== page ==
Princeton University criticized as `pro Bush'
Wednesday, February 08, 2006
By ELIZABETH LANDAU
Special to The Times
PRINCETON BOROUGH -- In a heated debate last night, journalist Mark Bruzonsky and Princeton professor Cornel West slammed the Woodrow Wilson School for inviting exclusively government and military officials to its 75th anniversary celebration, and not engaging these speakers in critical questioning.
The event put Dean Anne-Marie Slaughter on the spot in front of over more than 200 students, faculty and area residents in the university's McCosh Hall. Students who wrote a petition about the issue in October organized last night's discussion, which consisted of two hours of controversy.
Bruzonsky, a Princeton alumnus, accused Slaughter of using the university as a "stepping stone for future political positions in Washington, should the opportunity arise."
He said the lineup of government officials, but no independent journalists or analysts, led to a "parade" that does not reflect the real world.
"This is not, in my view, in the nation's service; it is in the government's service," he said. "This is a limiting, nationalistic approach which further cuts off Princetonians from our world as it really is."
Slaughter said she is unashamed to aspire to work in government, particularly in foreign policy, but denied that she used the university in the service of ambition. She called the accusation "very serious indeed."
Slaughter said her original intention was not to provide a preponderance of pro-Bush Republicans, including Condoleezza Rice, Gen. David Petraeus, and Michael Chertoff, at the 75th Anniversary event. Among those who were invited were Madeline Albright, Sen. Joseph Biden, D-Del., and former Sen. Gary Hart, D-Colo., to speak, but none was able to attend, she said.
"If you look at overall whom we invite, it is a very broad spectrum of people and we want it that way," she said.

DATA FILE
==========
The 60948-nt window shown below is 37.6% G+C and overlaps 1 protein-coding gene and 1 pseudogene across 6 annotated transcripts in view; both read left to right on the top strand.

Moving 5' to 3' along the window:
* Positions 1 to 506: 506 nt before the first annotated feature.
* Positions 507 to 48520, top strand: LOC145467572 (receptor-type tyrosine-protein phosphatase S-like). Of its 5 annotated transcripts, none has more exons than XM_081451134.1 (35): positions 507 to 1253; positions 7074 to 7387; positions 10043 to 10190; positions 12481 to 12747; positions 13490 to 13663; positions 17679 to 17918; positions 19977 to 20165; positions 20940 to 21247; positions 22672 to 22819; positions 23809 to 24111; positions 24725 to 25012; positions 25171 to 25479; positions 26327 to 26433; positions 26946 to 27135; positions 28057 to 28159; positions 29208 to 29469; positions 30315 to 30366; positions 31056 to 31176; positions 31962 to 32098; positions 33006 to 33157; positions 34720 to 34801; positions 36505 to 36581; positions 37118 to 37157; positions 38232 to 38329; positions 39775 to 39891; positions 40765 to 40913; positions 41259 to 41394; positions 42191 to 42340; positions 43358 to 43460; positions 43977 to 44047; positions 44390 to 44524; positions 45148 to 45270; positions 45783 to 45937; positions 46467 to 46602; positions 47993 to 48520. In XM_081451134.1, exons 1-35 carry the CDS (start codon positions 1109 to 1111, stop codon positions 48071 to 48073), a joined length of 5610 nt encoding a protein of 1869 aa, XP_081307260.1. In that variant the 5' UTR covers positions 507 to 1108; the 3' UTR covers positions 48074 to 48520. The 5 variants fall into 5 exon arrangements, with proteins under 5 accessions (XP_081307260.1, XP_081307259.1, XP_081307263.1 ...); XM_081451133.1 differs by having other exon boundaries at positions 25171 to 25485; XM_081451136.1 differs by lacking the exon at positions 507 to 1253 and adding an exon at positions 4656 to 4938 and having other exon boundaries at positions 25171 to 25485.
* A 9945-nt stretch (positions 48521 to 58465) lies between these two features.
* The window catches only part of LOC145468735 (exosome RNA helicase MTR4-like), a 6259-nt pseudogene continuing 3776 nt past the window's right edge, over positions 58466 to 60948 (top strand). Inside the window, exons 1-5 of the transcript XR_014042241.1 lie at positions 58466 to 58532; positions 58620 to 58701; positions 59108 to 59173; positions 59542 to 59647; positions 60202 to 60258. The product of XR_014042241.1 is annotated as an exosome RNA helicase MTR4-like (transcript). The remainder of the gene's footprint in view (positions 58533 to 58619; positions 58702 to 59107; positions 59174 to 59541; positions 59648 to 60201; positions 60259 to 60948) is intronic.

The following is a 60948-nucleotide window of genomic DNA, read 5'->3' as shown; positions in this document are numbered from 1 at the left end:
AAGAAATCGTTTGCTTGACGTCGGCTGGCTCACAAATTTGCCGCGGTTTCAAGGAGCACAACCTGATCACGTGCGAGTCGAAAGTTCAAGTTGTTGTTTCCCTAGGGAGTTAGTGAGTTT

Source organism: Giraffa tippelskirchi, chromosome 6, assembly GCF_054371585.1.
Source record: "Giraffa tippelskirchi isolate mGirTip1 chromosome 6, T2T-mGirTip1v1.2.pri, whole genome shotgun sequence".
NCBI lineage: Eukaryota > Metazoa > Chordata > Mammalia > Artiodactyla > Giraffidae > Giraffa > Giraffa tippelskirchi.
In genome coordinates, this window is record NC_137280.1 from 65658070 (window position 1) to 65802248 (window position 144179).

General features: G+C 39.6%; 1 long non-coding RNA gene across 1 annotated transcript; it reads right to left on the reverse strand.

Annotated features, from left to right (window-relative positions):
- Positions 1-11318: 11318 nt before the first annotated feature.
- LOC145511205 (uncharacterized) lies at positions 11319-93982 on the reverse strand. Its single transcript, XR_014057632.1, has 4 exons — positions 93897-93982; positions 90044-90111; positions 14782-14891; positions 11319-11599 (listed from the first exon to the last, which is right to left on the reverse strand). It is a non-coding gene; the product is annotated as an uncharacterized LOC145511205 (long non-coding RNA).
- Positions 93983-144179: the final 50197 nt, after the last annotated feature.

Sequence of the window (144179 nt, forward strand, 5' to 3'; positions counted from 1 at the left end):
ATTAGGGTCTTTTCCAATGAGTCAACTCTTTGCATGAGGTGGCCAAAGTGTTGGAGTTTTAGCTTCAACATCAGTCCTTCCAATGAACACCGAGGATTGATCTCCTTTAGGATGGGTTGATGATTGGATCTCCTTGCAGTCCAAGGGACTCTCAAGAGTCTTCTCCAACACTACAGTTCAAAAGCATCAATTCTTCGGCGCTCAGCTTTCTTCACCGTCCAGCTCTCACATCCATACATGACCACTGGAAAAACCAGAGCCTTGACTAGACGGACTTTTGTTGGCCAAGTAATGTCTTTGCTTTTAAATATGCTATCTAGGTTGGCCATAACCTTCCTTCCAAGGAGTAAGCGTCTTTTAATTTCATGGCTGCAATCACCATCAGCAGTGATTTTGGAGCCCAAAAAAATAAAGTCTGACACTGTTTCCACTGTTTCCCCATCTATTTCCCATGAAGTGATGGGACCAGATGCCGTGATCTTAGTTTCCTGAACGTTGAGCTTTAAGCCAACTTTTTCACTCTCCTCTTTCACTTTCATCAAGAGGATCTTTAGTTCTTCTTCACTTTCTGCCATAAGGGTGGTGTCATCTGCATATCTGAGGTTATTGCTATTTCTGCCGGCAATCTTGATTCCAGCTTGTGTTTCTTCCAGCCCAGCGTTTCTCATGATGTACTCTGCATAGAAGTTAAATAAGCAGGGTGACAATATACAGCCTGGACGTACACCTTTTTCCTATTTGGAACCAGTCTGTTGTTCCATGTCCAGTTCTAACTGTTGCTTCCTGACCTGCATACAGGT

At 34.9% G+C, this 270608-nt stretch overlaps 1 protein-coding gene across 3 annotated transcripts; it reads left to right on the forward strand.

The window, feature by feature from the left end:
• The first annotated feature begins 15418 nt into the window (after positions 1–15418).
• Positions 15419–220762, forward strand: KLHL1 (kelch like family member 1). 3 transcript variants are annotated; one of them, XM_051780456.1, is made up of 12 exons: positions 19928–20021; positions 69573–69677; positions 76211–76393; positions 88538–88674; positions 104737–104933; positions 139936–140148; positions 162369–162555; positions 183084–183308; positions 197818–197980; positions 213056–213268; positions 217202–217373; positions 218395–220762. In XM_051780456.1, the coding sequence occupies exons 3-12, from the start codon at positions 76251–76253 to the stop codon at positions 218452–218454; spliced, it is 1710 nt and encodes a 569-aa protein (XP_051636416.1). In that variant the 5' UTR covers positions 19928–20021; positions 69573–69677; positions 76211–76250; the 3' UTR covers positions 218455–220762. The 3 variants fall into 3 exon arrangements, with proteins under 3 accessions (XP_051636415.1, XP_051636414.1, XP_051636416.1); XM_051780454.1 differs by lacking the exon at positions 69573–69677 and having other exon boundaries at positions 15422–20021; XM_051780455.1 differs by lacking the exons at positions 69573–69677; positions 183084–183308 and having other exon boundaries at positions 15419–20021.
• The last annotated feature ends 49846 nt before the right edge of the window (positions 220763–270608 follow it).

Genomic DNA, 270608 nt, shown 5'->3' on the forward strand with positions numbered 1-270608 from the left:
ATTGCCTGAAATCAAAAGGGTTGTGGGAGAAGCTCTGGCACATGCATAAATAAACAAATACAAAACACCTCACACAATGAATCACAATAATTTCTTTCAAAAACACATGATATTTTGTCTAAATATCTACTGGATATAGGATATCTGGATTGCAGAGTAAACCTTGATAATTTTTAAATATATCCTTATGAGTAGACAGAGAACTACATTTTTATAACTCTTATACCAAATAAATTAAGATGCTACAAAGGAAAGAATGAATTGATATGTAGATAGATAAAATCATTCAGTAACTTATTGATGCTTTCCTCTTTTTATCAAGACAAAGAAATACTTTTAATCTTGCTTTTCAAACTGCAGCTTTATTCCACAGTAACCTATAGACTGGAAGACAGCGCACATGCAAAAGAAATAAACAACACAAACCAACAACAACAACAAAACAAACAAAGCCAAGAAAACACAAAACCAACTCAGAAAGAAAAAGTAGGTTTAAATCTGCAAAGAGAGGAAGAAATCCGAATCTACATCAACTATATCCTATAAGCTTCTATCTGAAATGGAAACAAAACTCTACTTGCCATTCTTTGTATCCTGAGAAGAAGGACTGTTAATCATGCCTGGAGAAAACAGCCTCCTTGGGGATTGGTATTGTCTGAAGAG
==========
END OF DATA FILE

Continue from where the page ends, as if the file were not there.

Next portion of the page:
Still, West and some students would like to see more "Socratic" dialogue at Princeton, especially with non-government intellectuals.
"When we want high dialogue to challenge our students, if you look to government bureaucrats, it's going to be difficult," West said. "That's what's intellectuals do -- they're suspicious of these folk who tell lies."
Bruzonsky repeatedly challenged Slaughter to do a content analysis of all foreign policy forums the school has sponsored since 2001. He predicted she would find a trend of pro-government speakers. Slaughter said she accepts the challenge, though Bruzonsky said he doubts the analysis will occur.
Audience members criticized Slaughter for her statement in October that Rice exemplifies the values of the Woodrow Wilson School. Slaughter said she stands by that remark.
"Like Woodrow Wilson, she took expertise from the academy and put it to work in service for her government," Slaughter said. "What the motto (`Princeton in the nation's service, and in the service of all nations') means is that we take our knowledge and energy and we put it to work in the service for the nation and all nations."
There could have been more opportunities for dialogue with officials such as Rice if their schedules had permitted it, Slaughter said. Rice wanted to spend eight hours at Princeton, mostly speaking with students in roundtable discussions, but unexpectedly had to return to Washington immediately after her address, Slaughter said.
Slaughter also was criticized for her lighthearted introduction of Petraeus when he spoke in October. "He e-mailed me while in the Battle of Fallujah," she had said. The audience wanted to know last night why she didn't question him more directly about his actions in Iraq during that speech.
Slaughter agreed that this could have been misconstrued. Though she did question Petraeus about the Abu Ghraib prison scandal, she said she sees now how her introduction of Petraeus might have looked to others.
"It was missed opportunity, but more importantly it made light of something that is not to be made light of," she said.
At the end of the debate, Slaughter said she heard a lot she had not heard before and that it may change her behavior, but even if it doesn't, she learned something.
Bruzonsky insisted that little will change, but West remained hopeful. "There's still a chance that some kind of transformation can come about," West said. "There's still a chance that Anne-Marie Slaughter, as dean of the Woodrow Wilson School, can bring that about."